|Publication number||US6625504 B2|
|Application number||US 09/816,594|
|Publication date||Sep 23, 2003|
|Filing date||Mar 22, 2001|
|Priority date||Mar 22, 2001|
|Also published as||US20020138158|
|Publication number||09816594, 816594, US 6625504 B2, US 6625504B2, US-B2-6625504, US6625504 B2, US6625504B2|
|Inventors||Homer W. Landreth|
|Original Assignee||Honeywell International Inc.|
|Export Citation||BiBTeX, EndNote, RefMan|
|Patent Citations (16), Referenced by (22), Classifications (8), Legal Events (4)|
|External Links: USPTO, USPTO Assignment, Espacenet|
The present invention generally relates to computer-aided troubleshooting systems and, more particularly, to computer-aided troubleshooting systems for auxiliary power units (APU).
APUs are used on a vast number of commercial and military vehicles, such as aircraft, tanks, and other ground vehicles. Their function, in general, is to provide electrical power to operate the vehicle's electronic systems at a significantly lower fuel consumption then when the main engine is used. Other APU functions include charging the batteries, operating the hydraulic system, and providing the compressed air. The APU Electronic Control Unit (ECU) controls the turbine engine by providing the control signals necessary to operate engine servos, valves and relays. The ECU also monitors engine operation using signals from several sensors mounted in the engine.
The air-worthiness of aircraft is dependent upon proper functioning of many interdependent aircraft components. The APUs are typically reliable but are subject to failure. An aircraft cannot take off if the APU is not functioning properly. Most often, to determine the cause of a failure of an APU, maintenance personnel use standard electronic test equipment, such as voltmeters, ohmmeters and oscilloscopes.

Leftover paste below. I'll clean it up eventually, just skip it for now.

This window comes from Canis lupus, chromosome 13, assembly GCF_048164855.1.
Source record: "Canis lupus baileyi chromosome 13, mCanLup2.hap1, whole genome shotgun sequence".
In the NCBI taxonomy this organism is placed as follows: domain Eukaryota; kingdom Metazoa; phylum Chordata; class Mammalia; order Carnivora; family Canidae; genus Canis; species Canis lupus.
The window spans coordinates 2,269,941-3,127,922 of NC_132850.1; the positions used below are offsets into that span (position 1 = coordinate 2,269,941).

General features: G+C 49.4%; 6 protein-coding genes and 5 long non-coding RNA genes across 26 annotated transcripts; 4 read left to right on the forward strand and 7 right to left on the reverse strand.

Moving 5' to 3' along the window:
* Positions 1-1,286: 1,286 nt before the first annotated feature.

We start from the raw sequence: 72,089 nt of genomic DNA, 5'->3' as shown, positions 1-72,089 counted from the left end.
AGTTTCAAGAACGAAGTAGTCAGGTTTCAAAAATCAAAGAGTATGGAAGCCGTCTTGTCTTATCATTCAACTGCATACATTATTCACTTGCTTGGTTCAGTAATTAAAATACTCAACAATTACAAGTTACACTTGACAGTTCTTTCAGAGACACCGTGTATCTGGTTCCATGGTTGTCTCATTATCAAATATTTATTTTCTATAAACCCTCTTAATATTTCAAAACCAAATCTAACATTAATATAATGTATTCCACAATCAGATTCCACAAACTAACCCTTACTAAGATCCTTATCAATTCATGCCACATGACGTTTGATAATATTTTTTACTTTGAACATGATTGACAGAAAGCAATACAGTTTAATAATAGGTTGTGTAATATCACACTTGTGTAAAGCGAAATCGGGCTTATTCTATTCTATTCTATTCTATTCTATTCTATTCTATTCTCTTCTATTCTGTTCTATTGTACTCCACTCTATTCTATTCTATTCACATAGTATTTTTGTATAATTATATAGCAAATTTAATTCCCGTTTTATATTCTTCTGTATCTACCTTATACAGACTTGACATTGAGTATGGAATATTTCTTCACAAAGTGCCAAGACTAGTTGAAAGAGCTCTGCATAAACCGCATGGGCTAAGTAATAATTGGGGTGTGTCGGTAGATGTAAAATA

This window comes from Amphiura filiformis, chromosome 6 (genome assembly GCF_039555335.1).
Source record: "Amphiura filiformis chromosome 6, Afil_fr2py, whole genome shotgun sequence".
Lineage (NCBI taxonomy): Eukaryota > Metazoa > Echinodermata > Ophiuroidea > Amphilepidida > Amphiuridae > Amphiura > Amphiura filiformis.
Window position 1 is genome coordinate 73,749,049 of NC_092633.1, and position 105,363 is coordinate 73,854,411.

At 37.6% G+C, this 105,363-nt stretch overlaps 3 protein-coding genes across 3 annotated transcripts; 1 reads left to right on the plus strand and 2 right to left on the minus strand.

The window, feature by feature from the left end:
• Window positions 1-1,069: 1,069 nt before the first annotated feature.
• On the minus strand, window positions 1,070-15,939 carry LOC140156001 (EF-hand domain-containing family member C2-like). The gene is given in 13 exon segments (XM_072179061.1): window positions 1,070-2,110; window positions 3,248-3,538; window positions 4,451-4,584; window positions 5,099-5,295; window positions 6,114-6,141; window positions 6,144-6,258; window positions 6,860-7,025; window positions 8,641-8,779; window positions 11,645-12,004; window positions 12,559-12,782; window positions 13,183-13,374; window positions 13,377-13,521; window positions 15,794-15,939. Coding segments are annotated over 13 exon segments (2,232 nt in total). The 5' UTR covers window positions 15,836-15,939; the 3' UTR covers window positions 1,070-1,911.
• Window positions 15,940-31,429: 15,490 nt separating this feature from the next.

There is an increasing need for automated troubleshooting systems, which has prompted many companies to turn to application software to deploy and manage their troubleshooting applications effectively. Quite commonly, these applications are configured to interface with a tested unit in real time, in order to explore, evaluate and implement a corrective action as soon as possible.
Unfortunately, presently there is no existing computer-aided troubleshooting software, loadable in a conventional portable personal computer, that allows customer field service personnel to retrieve the internal information from the unit under test, such as an aircraft APU ECU, in order to facilitate troubleshooting of the malfunctioning unit, which is also capable of controlling the tested unit.
Currently, troubleshooting software applications must be developed to work within a custom designed hardware environment. As a result, application developers frequently find that they have little or no control over which product is to be used to support their applications or how the database is to be designed. In some cases, developers may even find that data critical to their application have to be hard-coded and cannot be dynamically updated. Thus, the developer is forced to turn to more complex (and potentially cumbersome) alternatives to gain access to needed data sources. Often, the alternatives are more costly and time-consuming to implement, require a more sophisticated set of skills to implement, and may consume additional machine resources to execute.
Some presently available troubleshooting software application programs depend on hard coding of previously known unit under test parameter addresses, where data items are stored as results of previously executed program instructions, and are not retrieved from the unit under test during the troubleshooting session. Therefore, the software application program must be modified in order to access different data. Some other software application programs cannot dynamically calculate the necessary data locations, thus preventing the application program from being useable in more than a singular application. Furthermore, if a modification in a software application program is made, it is possible that the wrong data would be accessed after the modification.